Is Money So Evil?

Money is the root of all evil, isn’t it? So does that mean that money itself is evil? Um… it’s just a thing. How can a thing be evil?

Do we honestly believe we can influence the prevalence or growth of evil by getting rid of money? Hmmm… maybe it’s not the money that’s evil, it’s some people who have money, and do evil to get more or keep what they have.

Our relationship with money affects everything we do, good or bad. And in a recent analysis, the thought arose that negative associations with money can result in self-sabotage of plans and achievement of worthy goals (aka, success). So how do these negative associations with money arise in the first place?

Here’s a thought experiment: What if the wealthy have and are perpetuating a myth that money is evil so that the majority of people will avoid attaining it? They’ll take limited-wealth employment instead, and thus become cogs in the wealth machines of those who currently have it. It certainly makes sense. Those who have the wealth and power in our society want to keep it that way, of course, and sowing myths and illusions about money would logically help them do that.

It’s worth noting that many if not all of the world’s major religions support such myths, advocating humility, and with sayings such as “money is the root of all evil”, which while it might be true, doesn’t necessarily mean that money always leads to evil. One could just as easily say that people are the root of all evil. Evil is carried out by people. People with money and power are able to do more evil than the poor. But money is just an exchange medium, representing value, whether it be labour, real estate, or Van Gogh paintings. It can be used for good or evil.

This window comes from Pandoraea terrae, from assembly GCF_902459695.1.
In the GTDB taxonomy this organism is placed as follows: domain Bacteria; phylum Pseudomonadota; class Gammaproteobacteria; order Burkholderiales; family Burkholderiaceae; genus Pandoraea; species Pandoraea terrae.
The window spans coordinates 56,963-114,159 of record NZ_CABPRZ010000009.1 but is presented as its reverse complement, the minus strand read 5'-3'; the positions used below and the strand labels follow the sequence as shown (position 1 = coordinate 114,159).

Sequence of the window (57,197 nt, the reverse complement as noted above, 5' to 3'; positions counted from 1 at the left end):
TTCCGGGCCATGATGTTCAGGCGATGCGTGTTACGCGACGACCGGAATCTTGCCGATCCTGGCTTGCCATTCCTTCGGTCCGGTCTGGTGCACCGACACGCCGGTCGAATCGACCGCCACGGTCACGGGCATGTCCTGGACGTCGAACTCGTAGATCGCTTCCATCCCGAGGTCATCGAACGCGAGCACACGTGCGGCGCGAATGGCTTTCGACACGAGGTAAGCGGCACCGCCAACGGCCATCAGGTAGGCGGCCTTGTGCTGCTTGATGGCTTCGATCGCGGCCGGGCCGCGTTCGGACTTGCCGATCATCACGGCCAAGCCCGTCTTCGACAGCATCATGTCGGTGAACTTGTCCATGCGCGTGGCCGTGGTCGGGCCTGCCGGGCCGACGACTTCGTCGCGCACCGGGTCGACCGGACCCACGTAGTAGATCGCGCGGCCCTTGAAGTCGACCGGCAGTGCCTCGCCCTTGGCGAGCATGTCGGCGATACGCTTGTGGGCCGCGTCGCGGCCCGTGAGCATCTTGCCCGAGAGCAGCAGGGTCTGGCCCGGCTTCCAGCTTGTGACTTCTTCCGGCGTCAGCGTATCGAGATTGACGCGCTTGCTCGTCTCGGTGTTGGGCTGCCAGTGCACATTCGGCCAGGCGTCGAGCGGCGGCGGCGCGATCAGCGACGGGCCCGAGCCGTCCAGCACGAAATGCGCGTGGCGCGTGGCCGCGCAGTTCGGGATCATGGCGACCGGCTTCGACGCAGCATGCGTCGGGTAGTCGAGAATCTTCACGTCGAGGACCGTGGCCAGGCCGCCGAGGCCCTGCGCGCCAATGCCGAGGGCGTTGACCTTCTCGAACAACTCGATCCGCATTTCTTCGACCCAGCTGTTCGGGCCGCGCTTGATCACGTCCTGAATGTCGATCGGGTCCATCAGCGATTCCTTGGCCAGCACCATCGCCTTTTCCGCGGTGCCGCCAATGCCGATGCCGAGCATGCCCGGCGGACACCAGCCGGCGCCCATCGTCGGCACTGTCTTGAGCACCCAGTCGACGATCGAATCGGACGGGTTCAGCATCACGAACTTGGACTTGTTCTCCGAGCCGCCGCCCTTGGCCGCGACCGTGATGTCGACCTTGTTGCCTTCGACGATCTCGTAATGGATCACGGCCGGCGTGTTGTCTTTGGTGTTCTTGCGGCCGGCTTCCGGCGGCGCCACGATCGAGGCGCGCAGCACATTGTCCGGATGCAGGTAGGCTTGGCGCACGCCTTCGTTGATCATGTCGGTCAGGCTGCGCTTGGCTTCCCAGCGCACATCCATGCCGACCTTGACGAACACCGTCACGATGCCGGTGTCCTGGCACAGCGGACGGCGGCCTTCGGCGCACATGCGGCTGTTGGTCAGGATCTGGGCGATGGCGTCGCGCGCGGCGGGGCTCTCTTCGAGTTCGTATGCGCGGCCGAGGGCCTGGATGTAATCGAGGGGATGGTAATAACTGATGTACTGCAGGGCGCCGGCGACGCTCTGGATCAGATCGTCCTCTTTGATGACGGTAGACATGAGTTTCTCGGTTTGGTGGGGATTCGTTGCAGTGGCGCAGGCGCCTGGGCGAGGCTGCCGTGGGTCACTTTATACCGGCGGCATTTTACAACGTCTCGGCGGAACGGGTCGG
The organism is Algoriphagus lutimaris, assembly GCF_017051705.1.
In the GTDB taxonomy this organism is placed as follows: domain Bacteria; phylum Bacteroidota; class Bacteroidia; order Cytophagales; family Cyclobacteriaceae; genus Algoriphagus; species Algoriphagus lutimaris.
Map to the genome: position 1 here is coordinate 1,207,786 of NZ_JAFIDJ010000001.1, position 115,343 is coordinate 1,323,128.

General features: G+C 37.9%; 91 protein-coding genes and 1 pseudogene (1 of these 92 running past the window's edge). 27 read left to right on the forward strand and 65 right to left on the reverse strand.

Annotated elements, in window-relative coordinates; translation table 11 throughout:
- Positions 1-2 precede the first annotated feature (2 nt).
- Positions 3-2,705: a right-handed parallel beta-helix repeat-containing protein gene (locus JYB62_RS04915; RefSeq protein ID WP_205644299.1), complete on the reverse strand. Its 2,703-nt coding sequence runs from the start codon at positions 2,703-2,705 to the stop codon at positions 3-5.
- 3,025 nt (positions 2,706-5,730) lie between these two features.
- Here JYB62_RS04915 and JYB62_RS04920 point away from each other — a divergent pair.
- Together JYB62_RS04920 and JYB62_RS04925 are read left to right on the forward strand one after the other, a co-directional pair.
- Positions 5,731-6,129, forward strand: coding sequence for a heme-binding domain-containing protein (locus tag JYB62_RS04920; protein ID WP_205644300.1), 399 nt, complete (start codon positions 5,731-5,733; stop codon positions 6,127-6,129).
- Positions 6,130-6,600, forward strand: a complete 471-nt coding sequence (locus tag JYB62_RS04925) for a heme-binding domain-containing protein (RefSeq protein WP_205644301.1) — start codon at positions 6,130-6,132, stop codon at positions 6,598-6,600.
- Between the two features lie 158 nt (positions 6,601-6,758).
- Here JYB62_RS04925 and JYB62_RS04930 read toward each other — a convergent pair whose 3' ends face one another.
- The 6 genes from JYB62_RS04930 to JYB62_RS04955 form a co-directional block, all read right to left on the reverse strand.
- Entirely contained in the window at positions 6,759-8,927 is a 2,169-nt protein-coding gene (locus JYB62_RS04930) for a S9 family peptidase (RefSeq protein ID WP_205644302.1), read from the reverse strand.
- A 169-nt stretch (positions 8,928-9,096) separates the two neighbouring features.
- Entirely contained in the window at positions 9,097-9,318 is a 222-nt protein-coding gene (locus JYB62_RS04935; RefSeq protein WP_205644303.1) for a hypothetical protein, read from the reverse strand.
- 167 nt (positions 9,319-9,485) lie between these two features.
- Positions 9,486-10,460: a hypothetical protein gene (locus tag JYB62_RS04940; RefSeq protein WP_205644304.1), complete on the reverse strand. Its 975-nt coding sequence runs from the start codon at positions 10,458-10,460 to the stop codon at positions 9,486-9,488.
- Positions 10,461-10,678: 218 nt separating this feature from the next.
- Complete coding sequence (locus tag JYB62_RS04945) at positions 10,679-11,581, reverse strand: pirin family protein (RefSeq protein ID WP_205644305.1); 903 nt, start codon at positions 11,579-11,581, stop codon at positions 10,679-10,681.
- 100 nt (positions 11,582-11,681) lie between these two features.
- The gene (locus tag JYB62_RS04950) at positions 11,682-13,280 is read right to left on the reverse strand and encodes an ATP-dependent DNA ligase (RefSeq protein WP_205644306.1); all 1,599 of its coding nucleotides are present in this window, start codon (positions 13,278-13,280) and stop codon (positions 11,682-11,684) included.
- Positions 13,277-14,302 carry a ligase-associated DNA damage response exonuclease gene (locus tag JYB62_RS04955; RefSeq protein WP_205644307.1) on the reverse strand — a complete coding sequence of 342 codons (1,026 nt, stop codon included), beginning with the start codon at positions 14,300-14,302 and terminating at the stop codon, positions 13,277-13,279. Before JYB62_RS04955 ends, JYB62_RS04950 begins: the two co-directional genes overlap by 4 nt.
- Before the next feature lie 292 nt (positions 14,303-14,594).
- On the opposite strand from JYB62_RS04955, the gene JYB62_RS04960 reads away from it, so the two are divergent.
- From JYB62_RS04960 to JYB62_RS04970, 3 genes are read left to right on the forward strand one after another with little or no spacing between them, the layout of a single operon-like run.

But if some good people avoid acquiring money for fear of becoming evil, who does this benefit? Well, the wealthy, some of whom are not advocates of social justice and equality, and actively promote inequality (witness the recent tax cuts for the rich in the US).

Whether or not the wealthy have set up and perpetuated a society in which the majority of people are content to be relatively poor, choosing not to accumulate money, by choosing to work for others, one still has to ask where or how this happens. What messages do we receive about the wealthy, about money, about, well, corruption for example. It’s caused by money, isn’t it? Well, no, it’s caused by greedy people wanting to perpetuate their wealth, or to gain it, and willing to compromise the rest of us to do it. Look at the news stories we hear or read, the books and movies we watch. The preponderance of negativity concerning wealth is pervasive. We are surrounded by it. Little wonder we avoid it.